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An accountant who had questioned payment requests could not bring a claim of retaliation under the Sarbanes-Oxley Act (SOX) when he was fired after several co-workers accused him of sexual harassment, the 3rd U.S. Circuit Court of Appeals ruled.
Tyco Electronics employed Jeffrey Wiest for approximately 30 years, most recently as an accounts payable manager in its finance department. In 2008, Wiest was presented with two separate requests for payment by the wireless business unit with which Wiest took issue. One expense reimbursement in June 2008 involved $56,000 for an annual recognition event for sales associates and independent dealers in the Bahamas. Wiest asked for additional information relating to this reimbursement request. In reviewing the request and the information provided, the chief financial officer determined that it was not properly reimbursable, but would be paid to employees as a taxable benefit.
The second request was for payment for a wireless business unit review meeting at the Wintergreen Resort in Virginia. The finance department received a request in October 2008 to make a $100,000 down payment for the Wintergreen event. Wiest helped coordinate the payment, which exceeded the initial down payment amount, for a total cost of $355,000. The wireless business unit’s director of accounting stated that the CEO would have to authorize the payment, but Wiest noted that no authorization had been requested from the CEO. Wiest thus forwarded the request to his supervisor, “leav[ing] it to [his] discretion” how to obtain authorization from the CEO. Shortly after raising each of these issues, Wiest received a substantial bonus and a very positive employment review.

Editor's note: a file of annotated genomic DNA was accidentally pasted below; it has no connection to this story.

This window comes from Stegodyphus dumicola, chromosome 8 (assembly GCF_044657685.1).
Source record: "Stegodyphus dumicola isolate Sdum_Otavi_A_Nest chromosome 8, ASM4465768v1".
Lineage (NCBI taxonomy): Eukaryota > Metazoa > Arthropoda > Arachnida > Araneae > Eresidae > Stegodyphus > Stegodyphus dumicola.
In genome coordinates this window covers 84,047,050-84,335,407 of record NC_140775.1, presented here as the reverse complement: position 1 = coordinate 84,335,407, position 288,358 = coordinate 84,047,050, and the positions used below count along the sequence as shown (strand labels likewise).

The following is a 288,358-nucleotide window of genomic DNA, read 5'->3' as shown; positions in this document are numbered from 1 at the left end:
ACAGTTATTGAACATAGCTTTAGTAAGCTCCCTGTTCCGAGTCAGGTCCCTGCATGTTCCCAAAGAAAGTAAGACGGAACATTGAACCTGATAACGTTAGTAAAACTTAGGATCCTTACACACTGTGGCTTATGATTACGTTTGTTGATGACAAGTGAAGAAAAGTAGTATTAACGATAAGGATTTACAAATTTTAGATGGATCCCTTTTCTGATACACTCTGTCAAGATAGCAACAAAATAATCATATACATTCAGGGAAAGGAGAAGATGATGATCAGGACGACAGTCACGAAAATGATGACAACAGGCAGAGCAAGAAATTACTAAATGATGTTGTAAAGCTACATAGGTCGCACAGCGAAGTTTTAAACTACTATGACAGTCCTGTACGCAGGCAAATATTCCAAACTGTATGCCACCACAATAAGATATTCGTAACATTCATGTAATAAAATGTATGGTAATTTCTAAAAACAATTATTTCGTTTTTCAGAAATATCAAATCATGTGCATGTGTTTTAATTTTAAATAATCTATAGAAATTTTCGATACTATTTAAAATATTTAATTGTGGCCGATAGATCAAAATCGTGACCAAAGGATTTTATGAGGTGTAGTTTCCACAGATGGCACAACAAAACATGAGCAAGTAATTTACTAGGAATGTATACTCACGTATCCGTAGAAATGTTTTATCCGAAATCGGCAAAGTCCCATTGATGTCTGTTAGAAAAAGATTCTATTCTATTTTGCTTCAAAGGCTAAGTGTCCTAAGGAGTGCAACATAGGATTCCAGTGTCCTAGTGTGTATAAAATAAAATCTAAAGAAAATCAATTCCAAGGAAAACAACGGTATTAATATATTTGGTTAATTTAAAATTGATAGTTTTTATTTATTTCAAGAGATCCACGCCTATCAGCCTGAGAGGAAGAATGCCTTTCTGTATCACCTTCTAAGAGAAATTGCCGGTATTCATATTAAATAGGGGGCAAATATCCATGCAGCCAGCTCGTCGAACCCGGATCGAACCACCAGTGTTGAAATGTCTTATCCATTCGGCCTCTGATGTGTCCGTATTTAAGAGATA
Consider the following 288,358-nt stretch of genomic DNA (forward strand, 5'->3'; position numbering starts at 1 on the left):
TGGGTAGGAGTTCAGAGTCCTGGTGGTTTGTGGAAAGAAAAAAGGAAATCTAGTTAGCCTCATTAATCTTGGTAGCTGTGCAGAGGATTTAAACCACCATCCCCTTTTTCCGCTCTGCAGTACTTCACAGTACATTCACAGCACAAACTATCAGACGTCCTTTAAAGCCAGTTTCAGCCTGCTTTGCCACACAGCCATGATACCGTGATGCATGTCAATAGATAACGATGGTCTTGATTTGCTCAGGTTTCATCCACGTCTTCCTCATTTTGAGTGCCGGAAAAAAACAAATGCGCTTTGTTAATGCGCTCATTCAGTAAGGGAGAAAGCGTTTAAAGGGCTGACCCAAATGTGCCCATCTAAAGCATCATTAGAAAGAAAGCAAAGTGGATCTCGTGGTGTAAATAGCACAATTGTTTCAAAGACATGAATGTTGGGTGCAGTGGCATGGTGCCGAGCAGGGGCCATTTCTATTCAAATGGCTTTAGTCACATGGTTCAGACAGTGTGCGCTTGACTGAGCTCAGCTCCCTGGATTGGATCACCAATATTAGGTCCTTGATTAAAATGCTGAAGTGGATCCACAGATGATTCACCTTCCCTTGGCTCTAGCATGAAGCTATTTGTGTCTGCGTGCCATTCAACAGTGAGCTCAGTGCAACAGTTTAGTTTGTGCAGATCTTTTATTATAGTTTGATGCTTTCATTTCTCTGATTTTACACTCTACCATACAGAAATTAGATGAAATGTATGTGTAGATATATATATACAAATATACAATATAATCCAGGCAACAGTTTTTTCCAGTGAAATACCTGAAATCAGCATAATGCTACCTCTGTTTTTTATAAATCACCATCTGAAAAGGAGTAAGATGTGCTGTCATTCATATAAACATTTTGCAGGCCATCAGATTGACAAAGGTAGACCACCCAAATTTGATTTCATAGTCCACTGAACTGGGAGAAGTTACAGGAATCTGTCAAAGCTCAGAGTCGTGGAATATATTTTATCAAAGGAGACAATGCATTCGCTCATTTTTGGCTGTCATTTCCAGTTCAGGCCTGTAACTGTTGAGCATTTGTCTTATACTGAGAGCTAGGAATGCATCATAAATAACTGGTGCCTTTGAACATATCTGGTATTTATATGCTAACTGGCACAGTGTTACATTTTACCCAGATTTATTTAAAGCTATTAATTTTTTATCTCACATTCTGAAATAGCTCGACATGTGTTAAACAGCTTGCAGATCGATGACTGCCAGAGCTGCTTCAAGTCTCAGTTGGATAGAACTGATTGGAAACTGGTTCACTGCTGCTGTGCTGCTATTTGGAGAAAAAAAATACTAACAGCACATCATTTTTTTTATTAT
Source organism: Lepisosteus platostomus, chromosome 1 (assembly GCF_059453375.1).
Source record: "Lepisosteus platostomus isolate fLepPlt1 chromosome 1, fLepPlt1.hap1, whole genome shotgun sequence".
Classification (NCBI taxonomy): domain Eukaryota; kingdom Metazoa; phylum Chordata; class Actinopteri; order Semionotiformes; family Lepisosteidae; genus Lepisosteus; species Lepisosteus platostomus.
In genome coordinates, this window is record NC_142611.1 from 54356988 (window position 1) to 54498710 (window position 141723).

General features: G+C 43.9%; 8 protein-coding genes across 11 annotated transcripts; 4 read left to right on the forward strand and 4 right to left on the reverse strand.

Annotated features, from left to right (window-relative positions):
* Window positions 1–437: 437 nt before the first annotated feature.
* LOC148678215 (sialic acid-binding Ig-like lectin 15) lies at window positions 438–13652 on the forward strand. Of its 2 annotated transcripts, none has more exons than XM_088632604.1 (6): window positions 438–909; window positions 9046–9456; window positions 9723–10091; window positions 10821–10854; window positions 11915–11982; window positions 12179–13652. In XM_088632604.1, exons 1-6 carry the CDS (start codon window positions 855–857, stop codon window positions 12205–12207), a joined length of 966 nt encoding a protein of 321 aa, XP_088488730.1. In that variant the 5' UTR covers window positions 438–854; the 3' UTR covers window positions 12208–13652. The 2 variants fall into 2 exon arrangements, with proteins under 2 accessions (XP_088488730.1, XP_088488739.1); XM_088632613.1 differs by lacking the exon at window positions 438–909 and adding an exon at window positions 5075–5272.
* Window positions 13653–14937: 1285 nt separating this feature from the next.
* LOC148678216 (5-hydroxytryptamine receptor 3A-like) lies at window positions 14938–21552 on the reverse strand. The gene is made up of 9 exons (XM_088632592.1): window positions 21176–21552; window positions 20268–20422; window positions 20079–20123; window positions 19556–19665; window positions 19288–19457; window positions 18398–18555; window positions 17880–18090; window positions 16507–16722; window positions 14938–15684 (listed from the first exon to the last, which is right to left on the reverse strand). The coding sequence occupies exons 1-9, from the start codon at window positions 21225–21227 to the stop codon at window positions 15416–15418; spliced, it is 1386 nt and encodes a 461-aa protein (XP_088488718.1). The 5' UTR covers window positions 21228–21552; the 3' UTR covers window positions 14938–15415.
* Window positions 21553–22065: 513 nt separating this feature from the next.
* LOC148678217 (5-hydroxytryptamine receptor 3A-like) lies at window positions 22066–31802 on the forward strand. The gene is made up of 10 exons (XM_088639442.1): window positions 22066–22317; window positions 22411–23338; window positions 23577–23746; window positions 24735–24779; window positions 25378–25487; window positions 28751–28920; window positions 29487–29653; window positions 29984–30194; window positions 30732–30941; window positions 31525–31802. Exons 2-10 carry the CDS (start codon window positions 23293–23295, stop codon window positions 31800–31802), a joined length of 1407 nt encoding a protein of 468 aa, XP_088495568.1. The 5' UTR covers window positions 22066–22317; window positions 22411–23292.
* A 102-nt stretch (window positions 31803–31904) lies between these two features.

In August 2009, several female employees accused Wiest of making sexually charged statements. These included alleged double entendres and boasts of sexual prowess by Wiest, as well as alleged claims of past sexual relationships with colleagues. In investigating the complaints, Tyco's HR department obtained Wiest's statement and then decided to terminate his employment based on the interviews it had conducted. However, before the HR department could take any action, Wiest departed on short-term disability leave due to the resulting stress. Wiest exhausted his disability leave on March 31, 2010, and his employment ended when he could not return to work.
Wiest had filed a claim of retaliation under SOX in November 2009 with the Department of Justice (DOJ). After completing the DOJ process, Wiest filed claims in federal court against Tyco, including a SOX retaliation claim. These claims were initially dismissed, with the exception of the two accounting issues Wiest raised regarding payments made in the summer and fall of 2008. After discovery was completed, Tyco filed a motion for summary judgment to dismiss this SOX retaliation claim before trial in the district court, which was granted.
On appeal, the 3rd Circuit found insufficient evidence of causation to support Wiest’s retaliation claim. By Wiest's own admission, he suffered no negative repercussions as a result of his questions about the payments until at least 10 months later, which was after a stellar performance review and a bonus. The court found that Wiest was not actually discharged until 2010, a year and a half after the accounting issues were raised, further distancing the decision from any whistle-blowing activity. Tyco also proved that it had a legitimate reason for the discharge (that is, its findings concerning sexual harassment) by clear and convincing evidence.
Wiest v. Tyco Elecs. Corp., 3rd Cir., No. 15-2034 (Feb. 2, 2016).
Professional Pointer: SOX gives employees of publicly traded companies and their subsidiaries protection against retaliation for raising a wide range of potential fraud concerns. While the protections are substantial, they will not apply where discipline occurs much later than the protected conduct or is preceded by legitimate reasons for the discipline.
Jeffrey L. Rhodes is an attorney with Doumar Martin PLLC in Arlington, Va.
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